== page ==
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Africa should not support suspension of intellectual property rights protection for Covid-19

Kasirim Nwuke
By Kasirim Nwuke

Economist with more than 25 years of experience at the national and international levels. He works and writes on economics, science, technology and innovation, and society with special focus on the digital economy.

Posted on Wednesday, 19 May 2021 12:13

A health worker receives a dose of coronavirus disease (COVID-19) vaccine in Dakar
Coronavirus vaccination in Dakar, Senegal February 24, 2021. REUTERS/ Zohra Bensemra

South Africa and India want to suspend patents on Covid-19 vaccines. That would be a mistake, flooding the market with counterfeit drugs, and pushing back the timetable for delivery of vaccines for the continent. The main beneficiaries of any waiver will be China, India, and Russia, not poor African countries.

Editorial note: The author of this piece holds an executive position at a pharmaceutical manufacturing company.

In October 2020, South Africa and India, two powerhouses of generic pharmaceuticals manufacturing in the developing world, made a very broad proposal calling on members of the WTO, to suspend, for a limited time, intellectual property protection for patents, copyrights, industrial designs, and undisclosed information in relation to “the prevention, containment, or treatment of Covid-19 until widespread vaccination is in place globally, and the majority of the world’s population has developed immunity.”

The suspension proposal is driven by the fear that developing countries will bear the brunt of the pandemic and will be devastated by it if they do not have rapid access to affordable Covid-19 vaccines, diagnostics and treatment.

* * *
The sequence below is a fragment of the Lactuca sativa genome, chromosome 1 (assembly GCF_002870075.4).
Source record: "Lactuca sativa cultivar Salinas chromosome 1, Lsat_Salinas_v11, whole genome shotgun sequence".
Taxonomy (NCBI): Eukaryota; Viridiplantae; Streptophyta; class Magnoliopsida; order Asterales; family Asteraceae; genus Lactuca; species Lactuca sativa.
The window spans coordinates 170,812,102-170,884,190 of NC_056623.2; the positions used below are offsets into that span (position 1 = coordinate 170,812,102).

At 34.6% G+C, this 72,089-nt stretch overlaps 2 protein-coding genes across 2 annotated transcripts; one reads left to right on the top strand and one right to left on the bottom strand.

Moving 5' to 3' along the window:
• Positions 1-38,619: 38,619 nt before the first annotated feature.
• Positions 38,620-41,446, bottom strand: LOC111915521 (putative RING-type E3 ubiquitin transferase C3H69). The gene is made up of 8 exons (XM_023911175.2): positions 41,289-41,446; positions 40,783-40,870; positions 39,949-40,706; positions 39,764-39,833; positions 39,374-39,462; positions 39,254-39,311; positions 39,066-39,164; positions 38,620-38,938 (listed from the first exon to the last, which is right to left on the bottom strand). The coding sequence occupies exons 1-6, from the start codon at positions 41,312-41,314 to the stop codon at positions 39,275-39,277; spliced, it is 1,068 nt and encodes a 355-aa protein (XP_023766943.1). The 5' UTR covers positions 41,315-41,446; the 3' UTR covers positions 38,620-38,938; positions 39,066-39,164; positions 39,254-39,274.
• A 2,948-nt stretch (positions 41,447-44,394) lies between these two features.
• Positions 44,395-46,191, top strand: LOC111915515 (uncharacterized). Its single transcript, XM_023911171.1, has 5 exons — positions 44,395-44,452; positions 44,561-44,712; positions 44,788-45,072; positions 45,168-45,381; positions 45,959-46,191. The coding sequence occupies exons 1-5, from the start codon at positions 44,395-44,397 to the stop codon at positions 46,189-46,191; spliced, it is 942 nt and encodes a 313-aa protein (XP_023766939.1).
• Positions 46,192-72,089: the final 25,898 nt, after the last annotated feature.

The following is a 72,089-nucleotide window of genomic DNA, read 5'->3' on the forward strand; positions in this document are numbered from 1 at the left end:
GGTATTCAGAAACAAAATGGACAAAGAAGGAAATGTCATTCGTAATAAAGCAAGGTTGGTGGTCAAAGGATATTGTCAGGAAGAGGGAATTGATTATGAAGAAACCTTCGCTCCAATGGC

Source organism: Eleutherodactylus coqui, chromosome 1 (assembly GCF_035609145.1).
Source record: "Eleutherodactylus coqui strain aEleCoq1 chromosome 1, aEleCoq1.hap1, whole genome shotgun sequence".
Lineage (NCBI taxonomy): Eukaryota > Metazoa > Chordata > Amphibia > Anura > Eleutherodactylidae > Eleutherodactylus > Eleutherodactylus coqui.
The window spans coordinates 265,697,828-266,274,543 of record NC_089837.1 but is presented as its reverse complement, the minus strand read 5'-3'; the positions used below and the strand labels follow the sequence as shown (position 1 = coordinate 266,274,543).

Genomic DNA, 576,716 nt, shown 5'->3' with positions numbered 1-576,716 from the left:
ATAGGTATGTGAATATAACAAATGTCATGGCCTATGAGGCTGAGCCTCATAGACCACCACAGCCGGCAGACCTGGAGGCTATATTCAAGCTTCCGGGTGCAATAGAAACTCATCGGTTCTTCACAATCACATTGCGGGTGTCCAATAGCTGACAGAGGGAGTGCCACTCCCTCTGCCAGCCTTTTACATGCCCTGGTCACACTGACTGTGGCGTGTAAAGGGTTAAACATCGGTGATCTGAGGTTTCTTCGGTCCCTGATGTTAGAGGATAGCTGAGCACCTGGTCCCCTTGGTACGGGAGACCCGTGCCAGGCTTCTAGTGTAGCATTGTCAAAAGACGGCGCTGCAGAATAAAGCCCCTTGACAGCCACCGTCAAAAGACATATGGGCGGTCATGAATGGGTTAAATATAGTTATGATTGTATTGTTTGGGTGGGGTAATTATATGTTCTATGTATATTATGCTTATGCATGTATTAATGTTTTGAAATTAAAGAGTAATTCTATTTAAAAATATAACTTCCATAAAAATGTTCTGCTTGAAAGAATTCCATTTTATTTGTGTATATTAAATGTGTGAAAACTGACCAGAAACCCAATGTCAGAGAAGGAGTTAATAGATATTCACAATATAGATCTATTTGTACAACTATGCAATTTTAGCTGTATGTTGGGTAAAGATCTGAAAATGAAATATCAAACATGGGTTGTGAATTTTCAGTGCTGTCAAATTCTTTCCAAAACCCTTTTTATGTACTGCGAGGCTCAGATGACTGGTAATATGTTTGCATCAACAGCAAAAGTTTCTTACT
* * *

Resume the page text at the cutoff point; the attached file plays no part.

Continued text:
The proposal, if approved, will allow pharmaceutical manufactures in developing countries to manufacture Covid-19 products and technologies free of any fears of legal challenges for patent infringement.

This could result in greater availability of the technologies and products, better affordability worldwide, higher rates of vaccination and lower fatalities not just in the developed world but also in the developing world.

However, Big Pharma and many business groups argue that approving the proposal will have an adverse impact on research, development and innovation. There is also the fear that the waiver, if granted, will give China and Russia unimpeded access to advanced western pharmaceutical technologies, and consequently, erode the West’s competitive advantage in this area.

Most African countries support it. President Biden as candidate Biden had said on the campaign trail that he would support the suspension proposal were he elected president. The EU  is divided, with Germany firmly opposed and France now in support. Russia has come out in support of the proposal.  Vaccine nationalism in some countries, the appalling situation in India, the gradually rising headcount in many other developing counties, and low numbers of vaccinated in poor countries have gained the proposal additional supporters.